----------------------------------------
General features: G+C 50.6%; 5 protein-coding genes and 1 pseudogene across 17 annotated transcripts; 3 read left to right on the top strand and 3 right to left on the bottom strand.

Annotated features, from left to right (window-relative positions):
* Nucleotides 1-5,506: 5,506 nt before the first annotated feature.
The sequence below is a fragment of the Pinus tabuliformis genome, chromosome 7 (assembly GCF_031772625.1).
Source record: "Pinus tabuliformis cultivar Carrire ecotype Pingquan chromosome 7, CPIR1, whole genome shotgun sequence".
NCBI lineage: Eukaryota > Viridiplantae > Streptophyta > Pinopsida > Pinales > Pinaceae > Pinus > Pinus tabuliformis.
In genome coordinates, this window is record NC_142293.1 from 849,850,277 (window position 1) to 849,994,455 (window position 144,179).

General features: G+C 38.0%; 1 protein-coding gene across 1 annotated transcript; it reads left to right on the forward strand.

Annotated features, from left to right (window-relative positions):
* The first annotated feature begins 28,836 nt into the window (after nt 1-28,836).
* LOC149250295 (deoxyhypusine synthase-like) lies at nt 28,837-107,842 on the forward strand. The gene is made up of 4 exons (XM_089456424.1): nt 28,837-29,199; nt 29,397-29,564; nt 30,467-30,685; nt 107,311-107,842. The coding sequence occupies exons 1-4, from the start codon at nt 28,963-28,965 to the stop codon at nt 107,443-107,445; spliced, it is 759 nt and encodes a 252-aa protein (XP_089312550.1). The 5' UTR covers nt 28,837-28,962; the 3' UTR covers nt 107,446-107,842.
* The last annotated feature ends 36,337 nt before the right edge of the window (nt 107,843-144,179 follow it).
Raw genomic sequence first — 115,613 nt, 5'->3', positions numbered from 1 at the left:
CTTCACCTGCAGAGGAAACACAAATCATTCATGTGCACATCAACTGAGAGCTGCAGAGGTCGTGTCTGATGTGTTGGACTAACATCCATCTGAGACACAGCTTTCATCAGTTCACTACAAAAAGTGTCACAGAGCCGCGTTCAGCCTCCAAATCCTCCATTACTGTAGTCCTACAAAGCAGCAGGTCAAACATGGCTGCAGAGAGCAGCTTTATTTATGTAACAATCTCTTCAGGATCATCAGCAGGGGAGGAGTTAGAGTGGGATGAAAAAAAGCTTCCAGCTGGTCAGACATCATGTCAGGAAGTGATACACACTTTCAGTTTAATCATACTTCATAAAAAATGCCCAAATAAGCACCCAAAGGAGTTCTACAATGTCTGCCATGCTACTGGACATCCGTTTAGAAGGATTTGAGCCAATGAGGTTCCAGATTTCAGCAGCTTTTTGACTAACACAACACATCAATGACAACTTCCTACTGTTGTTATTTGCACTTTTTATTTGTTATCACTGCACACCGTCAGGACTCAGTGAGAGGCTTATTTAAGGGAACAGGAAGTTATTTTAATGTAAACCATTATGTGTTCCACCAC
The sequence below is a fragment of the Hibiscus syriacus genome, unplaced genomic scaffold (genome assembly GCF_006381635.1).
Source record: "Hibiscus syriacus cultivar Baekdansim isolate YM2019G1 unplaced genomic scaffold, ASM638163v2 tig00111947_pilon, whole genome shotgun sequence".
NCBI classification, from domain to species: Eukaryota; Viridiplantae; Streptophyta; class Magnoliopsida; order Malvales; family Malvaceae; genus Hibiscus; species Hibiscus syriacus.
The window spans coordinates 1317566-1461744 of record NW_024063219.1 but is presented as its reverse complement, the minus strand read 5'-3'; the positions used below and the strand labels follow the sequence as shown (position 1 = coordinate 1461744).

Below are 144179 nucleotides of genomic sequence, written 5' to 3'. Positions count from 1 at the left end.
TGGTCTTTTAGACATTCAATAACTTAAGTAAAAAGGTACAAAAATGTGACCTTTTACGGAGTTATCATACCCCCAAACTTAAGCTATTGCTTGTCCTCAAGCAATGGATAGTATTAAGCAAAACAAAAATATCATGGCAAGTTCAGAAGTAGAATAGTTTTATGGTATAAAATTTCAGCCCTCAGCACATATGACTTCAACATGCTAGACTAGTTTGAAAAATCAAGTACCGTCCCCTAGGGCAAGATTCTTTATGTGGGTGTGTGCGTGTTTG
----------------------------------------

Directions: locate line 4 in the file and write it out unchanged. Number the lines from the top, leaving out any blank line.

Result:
The sequence below is a fragment of the Pinus tabuliformis genome, chromosome 7 (assembly GCF_031772625.1).